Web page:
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Budget Gaps Trouble US State Governments

Across the United States state governments are facing difficult choices in balancing their budgets. Decreased revenues and increased costs combined with diminished federal funds have created a problem for state officials.

Here in the state of Illinois, a battle over the budget is putting a focus on the hard choices that face local officials all across the nation. Illinois Governor Rod Blagojevich presented a budget proposal this week to the legislature in the state capital of Springfield that would provide balance without sacrificing important social programs.

"The measures in my budget will allow us to close the $1.7 billion budget deficit without raising the income tax, without raising the sales tax and while doing more for education, health care and public safety," he said.

The governor proposed tax increases of $395 million in the form of fees and taxes on businesses. Some business leaders have called the tax hikes misguided. Douglas Whitley, president of the Illinois Chamber of Commerce, says the tax increases on businesses could be counterproductive, by discouraging growth and holding back job creation.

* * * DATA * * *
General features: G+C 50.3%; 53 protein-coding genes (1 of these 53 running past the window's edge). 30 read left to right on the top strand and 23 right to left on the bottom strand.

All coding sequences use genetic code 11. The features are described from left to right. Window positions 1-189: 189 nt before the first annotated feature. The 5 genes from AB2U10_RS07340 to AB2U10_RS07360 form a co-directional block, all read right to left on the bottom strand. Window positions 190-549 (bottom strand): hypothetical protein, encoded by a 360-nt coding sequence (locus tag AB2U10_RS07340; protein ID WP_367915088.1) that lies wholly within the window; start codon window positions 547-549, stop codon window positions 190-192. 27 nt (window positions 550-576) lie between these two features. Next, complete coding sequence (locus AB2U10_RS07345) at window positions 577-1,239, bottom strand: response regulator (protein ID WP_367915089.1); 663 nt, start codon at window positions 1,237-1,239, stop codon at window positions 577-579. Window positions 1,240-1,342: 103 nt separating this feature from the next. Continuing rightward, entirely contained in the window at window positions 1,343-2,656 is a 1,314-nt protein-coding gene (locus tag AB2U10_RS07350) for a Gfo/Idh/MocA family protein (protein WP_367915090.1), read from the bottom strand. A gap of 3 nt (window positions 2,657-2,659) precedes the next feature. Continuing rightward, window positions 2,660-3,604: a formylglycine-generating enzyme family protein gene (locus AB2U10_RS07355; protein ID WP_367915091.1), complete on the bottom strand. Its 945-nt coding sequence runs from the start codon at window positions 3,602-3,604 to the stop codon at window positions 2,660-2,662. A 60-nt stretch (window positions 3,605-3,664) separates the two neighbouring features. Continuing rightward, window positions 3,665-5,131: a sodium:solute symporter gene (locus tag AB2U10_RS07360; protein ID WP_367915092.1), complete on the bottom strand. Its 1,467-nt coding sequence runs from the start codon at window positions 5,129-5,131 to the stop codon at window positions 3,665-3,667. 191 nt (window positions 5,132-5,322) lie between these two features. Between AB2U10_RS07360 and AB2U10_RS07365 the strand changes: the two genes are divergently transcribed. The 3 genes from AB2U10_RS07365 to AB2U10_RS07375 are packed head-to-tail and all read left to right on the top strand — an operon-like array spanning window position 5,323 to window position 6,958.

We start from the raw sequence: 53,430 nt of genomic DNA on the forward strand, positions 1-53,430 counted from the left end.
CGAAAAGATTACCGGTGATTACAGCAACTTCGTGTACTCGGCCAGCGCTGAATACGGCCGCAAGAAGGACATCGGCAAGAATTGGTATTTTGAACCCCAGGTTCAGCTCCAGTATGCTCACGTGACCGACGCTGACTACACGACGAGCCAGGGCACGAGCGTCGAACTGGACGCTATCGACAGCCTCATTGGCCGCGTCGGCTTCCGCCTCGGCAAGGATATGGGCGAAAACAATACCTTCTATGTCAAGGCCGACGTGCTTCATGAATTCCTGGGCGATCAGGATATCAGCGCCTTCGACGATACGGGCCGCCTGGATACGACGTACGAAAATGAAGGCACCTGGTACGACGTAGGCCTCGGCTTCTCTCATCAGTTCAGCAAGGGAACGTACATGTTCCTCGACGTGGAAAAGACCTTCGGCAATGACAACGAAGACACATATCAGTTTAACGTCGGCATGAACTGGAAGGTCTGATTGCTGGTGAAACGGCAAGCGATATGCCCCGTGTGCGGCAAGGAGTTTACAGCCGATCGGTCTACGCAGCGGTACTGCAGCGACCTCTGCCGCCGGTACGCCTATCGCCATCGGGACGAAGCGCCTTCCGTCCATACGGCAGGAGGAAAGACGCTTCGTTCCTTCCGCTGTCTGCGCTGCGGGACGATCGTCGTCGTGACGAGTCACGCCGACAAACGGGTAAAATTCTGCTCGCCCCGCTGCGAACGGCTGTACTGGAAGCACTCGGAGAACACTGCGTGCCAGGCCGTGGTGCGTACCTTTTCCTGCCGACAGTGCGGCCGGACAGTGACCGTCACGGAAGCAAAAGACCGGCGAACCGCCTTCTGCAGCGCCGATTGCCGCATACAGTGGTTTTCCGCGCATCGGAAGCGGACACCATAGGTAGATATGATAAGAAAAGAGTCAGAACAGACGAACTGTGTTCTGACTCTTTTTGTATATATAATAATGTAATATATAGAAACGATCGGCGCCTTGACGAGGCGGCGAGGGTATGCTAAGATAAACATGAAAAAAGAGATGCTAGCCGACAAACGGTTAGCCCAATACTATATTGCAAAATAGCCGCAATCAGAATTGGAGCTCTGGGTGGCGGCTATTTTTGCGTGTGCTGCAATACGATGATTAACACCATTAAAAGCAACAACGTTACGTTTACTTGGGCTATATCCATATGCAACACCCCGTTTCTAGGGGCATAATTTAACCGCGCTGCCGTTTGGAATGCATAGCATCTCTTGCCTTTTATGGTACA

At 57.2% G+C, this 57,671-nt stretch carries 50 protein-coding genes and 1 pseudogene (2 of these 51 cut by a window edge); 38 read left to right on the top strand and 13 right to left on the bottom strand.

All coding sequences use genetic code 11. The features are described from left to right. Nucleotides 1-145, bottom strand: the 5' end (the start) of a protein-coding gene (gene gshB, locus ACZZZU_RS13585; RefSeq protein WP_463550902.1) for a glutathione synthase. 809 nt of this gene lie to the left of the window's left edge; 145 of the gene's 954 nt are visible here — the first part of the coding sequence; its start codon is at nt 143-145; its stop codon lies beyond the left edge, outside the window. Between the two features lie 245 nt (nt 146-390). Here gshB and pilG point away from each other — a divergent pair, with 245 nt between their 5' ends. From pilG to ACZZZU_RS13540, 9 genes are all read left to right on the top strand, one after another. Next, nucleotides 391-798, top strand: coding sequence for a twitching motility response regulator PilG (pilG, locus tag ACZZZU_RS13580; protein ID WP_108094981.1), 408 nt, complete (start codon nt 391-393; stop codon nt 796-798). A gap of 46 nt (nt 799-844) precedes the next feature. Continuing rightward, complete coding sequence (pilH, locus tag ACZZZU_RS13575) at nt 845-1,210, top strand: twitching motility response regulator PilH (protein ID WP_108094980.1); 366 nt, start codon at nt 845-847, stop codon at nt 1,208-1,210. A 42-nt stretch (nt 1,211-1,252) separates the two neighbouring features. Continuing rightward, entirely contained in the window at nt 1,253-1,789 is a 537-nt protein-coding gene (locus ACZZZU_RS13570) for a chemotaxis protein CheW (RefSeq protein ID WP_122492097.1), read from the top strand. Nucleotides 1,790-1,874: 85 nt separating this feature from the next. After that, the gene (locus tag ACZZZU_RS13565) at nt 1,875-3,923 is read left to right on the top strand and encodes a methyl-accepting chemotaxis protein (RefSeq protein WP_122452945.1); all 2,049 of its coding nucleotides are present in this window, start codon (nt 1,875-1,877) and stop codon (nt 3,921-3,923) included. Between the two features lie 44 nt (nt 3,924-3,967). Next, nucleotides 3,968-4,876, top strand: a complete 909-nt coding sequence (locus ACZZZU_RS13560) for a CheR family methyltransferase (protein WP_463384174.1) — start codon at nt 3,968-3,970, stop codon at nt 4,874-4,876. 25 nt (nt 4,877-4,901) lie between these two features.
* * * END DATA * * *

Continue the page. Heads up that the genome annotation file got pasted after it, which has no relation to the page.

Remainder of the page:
What is happening here in Illinois is mirrored in other state budget battles all across the country. A report issued this week by the National Conference of State Legislatures, or NCSL, shows that state budget gaps have grown by 50 percent in just the last two months.

One problem cited by the organization is diminished funds from the federal government. State budget planners say they are concerned that the proposed federal budget for next year does not provide money to the states for such mandates as the "No Child Left Behind Act", special education and election reform. The NCSL report also blames much of the deficit on the slowdown in the national economy, stock market declines and soaring health costs.

Thirty three states face budget gaps of at least five percent, according to Angela Monson, an Oklahoma state legislator and president of the NCSL. The bipartisan organization's survey shows that two thirds of the states must reduce their budgets by a total of more than $26 billion between now and June 30, which is the end of the fiscal year for most states. State legislatures face an overall deficit of more than $68 billion for the next fiscal year.